Thursday, November 23, 2006

Things to be Grateful For

The 2006 election:

U.S. House
D 231 Gain +29
R 200

U.S. Senate
D 51 Gain +5
R 49

State Governments:
• Democrat 28 Gain +6
• Republican 22

Legislative control: 24D, 16R, 9 split, 1 nonpartisan.

Chambers controlled: 56D, 41R, 1 nonpartisan.

Total control, legislature and governor: 16D, 10R, 23 divided, 1 nonpartisan.

Net gains of legislative seats: +321D (+148D East, +107D Midwest, +21D South, +73D West).

Ballot Measure Results: A Bad Night for Many, A Great Night for a Few
November 8, 2006 6:12 am MST

Ballot measure results are in for most races. One of the most striking features of this year’s results is the unusually low number of initiatives approved by voters. Between 1990 and 2004, an average number of 48 percent of citizen initiatives passed. This year it’s looking like it’ll be more like 35 – 40 percent. It’s likely that voter fatigue from long ballots contributed to this – there were more initiatives on the ballot this year than in any other year besides 1996 and 1914. In both of those years, there were 87 initiatives on the ballot; this year, there were 76.

Reducing the Power of Government

Another remarkable trend this year is the nearly complete failure of a spate of initiatives that sought to limit the power of government. These included

  • the broader, more controversial property rights measures called regulatory takings (the narrower, more straightforward eminent domain measures are not included in this group),
  • term limits,
  • efforts to expand the initiative process,
  • limits on the judiciary,
  • tax and spending limitations (aka TABOR), and
  • major tax and revenue cuts.

Of the 17 measures in this vein, just one passed – a combined regulatory takings/eminent domain initiative in Arizona. Similar measures in California and Idaho failed, as well as a simple regulatory takings initiative in Washington. Legislative term limits failed to pass in Oregon, which will almost certainly prove to be the nail in the coffin of the term limits movement. Measures to rein in the judiciary failed in three states, including South Dakota’s sweeping “judicial accountability” measure. This would have let a panel of volunteers draft rules for how judges, juries, prosecutors and certain local officials must make decisions. The panel would also be empowered to decide who followed the rules, and to punish those who didn’t with fines, jail time, and the loss of public pension and insurance benefits. The three TABOR proposals on the ballot all failed to pass as well.

This might seem like a surprising result, given the obvious anti-incumbent sentiment and frustration with government that were expressed in candidate election results. So why did they fail? These were faux-populist measures. Rather than arising from a grassroots movement and popular demand for these policy changes, the initiatives owe much to out-of-state supporters. Most petitions were circulated by out-of-state circulators, paid by out-of-state groups. Campaigns were also largely financed by out-of-state money. This fact was widely criticized in the media. Out-of-state influence in initiative campaigns is certainly not a new tendency, but has been growing steadily over the past decade. Perhaps voters finally said “enough is enough.” Another negative influence affecting the vote in these campaigns may have been the large number of measures in this vein that were blocked from the ballot by the courts for irregularities or outright fraud in the petition process (there were at least eight TABOR and regulatory takings measures blocked in five states). Again, this was widely reported in the media, and contributed to negative voter attitudes toward these issues this year. ...(more)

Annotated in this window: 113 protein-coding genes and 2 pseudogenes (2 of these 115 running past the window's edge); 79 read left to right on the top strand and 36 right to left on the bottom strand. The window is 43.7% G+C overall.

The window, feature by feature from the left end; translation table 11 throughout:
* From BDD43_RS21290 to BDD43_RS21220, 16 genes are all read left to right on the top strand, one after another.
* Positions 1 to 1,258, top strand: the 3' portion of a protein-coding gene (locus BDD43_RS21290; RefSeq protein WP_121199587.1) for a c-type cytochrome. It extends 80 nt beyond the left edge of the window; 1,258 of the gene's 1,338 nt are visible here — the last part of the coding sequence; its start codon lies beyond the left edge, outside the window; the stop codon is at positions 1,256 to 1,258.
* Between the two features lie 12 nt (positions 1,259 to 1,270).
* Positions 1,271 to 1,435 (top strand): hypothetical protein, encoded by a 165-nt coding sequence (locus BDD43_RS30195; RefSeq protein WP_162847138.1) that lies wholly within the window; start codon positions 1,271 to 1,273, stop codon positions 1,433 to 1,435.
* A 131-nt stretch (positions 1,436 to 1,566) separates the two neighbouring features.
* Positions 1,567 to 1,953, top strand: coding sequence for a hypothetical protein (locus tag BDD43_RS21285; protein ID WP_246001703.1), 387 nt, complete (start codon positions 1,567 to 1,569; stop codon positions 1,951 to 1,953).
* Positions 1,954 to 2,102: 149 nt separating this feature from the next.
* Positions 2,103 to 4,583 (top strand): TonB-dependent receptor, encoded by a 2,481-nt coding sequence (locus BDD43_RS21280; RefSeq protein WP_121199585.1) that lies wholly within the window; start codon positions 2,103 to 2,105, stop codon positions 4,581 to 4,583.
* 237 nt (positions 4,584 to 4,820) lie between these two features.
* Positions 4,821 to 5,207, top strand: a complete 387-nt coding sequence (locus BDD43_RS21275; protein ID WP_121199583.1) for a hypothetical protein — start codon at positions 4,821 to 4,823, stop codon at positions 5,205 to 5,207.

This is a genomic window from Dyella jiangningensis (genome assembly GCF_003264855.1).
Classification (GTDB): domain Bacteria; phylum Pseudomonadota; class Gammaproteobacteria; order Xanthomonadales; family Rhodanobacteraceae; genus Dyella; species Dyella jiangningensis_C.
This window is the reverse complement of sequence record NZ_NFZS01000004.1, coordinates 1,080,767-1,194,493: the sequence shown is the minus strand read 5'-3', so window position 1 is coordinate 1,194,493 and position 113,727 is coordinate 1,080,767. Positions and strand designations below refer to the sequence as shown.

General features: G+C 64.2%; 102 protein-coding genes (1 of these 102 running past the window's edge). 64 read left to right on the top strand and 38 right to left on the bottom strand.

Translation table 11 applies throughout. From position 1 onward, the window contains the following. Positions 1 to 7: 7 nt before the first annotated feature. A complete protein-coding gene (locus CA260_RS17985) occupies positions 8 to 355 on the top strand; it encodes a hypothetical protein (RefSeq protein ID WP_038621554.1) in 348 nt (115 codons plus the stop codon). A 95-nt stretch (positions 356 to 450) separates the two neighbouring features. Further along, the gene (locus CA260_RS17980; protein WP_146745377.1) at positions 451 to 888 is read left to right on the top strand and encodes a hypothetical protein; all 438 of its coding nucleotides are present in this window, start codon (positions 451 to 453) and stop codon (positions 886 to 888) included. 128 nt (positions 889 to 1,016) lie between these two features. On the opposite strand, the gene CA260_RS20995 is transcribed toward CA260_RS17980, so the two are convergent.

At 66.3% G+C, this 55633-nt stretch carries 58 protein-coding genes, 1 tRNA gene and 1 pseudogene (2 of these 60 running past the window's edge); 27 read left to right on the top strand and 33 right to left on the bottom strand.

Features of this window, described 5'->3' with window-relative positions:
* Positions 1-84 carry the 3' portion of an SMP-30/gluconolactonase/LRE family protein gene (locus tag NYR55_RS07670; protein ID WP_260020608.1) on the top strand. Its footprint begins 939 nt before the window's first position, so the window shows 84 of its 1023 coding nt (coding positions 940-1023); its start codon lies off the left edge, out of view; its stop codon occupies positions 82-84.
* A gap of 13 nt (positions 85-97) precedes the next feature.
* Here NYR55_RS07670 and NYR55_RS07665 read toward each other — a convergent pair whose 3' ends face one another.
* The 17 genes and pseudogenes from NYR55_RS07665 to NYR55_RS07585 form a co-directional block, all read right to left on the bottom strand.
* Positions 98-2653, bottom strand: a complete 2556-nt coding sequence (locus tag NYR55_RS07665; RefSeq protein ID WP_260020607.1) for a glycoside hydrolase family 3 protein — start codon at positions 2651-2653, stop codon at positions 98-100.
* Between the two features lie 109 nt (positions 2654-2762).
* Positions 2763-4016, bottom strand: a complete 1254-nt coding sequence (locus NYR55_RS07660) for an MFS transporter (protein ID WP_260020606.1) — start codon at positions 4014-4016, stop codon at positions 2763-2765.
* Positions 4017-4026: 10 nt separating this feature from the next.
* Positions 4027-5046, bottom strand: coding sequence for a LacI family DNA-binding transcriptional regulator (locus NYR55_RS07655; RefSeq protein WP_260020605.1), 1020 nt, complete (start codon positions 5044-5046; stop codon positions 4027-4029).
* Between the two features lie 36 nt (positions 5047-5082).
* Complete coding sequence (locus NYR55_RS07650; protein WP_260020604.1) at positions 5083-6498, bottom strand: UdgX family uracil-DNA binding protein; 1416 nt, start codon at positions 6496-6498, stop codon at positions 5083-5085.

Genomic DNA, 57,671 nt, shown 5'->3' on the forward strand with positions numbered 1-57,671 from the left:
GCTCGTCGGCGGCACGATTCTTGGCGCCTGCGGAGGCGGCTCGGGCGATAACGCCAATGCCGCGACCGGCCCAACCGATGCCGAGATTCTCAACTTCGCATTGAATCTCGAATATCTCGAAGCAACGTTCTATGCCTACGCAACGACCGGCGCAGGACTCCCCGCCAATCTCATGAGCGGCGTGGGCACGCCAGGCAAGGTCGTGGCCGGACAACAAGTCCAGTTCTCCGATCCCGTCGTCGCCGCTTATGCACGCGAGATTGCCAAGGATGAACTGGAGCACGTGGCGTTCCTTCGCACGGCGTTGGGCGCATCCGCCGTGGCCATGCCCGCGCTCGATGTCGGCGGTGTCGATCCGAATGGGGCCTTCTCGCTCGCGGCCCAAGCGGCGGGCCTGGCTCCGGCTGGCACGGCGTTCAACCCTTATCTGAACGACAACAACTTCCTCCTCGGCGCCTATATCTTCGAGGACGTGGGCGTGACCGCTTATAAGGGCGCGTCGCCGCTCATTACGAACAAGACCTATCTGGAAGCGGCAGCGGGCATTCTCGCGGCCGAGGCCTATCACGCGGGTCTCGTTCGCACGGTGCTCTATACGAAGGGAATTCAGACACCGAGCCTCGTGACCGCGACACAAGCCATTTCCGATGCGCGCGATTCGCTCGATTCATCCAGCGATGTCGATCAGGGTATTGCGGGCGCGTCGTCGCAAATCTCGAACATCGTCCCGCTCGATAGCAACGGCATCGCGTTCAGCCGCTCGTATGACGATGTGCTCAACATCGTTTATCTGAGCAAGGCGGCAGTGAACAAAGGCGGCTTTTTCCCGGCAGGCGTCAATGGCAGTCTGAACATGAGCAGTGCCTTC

From Hotline... the Democratic trend continues even after the election
How Many Others Will Flip?

More proof that New England Republicans are in danger of taking up permanent residence at the margins comes this morning when a member of the Connecticut House of Representatives switches from Republican to Democrat. North Stonington Republican Diana Urban, elected to a fourth term two weeks ago, often voted with Democrats in the legislature. Her departure from the ranks of the GOP reduces their number to 44 of 151. ...(more)

And the BIG reason behind Democrats winning:

Published on Wednesday, November 22, 2006 by the San Francisco Chronicle
Populism's Revival
by James Lardner

Now that the Democratic victory has sunk partway in, maybe we can begin to process another result of this remarkable election: After a quarter-century of growing economic inequality, America decided to talk about it.

It's "the main issue that drove me to run," said James Webb at one of the 12 churches he visited a couple of Sundays before his squeaker victory over Virginia Sen. George Allen.

In Montana, Jon Tester ran as an old-fashioned populist -- a species long considered extinct in his part of the country. When the incumbent, Sen. Conrad Burns, accused him of fomenting class warfare, Tester delivered one of the more pungent putdowns of the political year. "I'm about the middle class, Sen. Burns," he replied. "You're about your rich crony lobbyist friends on K Street."

While few candidates talked as tough as the two underdogs who finally put their party in charge of the Senate, the home stretch of the campaign saw Democrats across the country picking up where John Edwards left off in early 2004 (before party strategists advised him that his "two Americas" message was too harsh)... (more)

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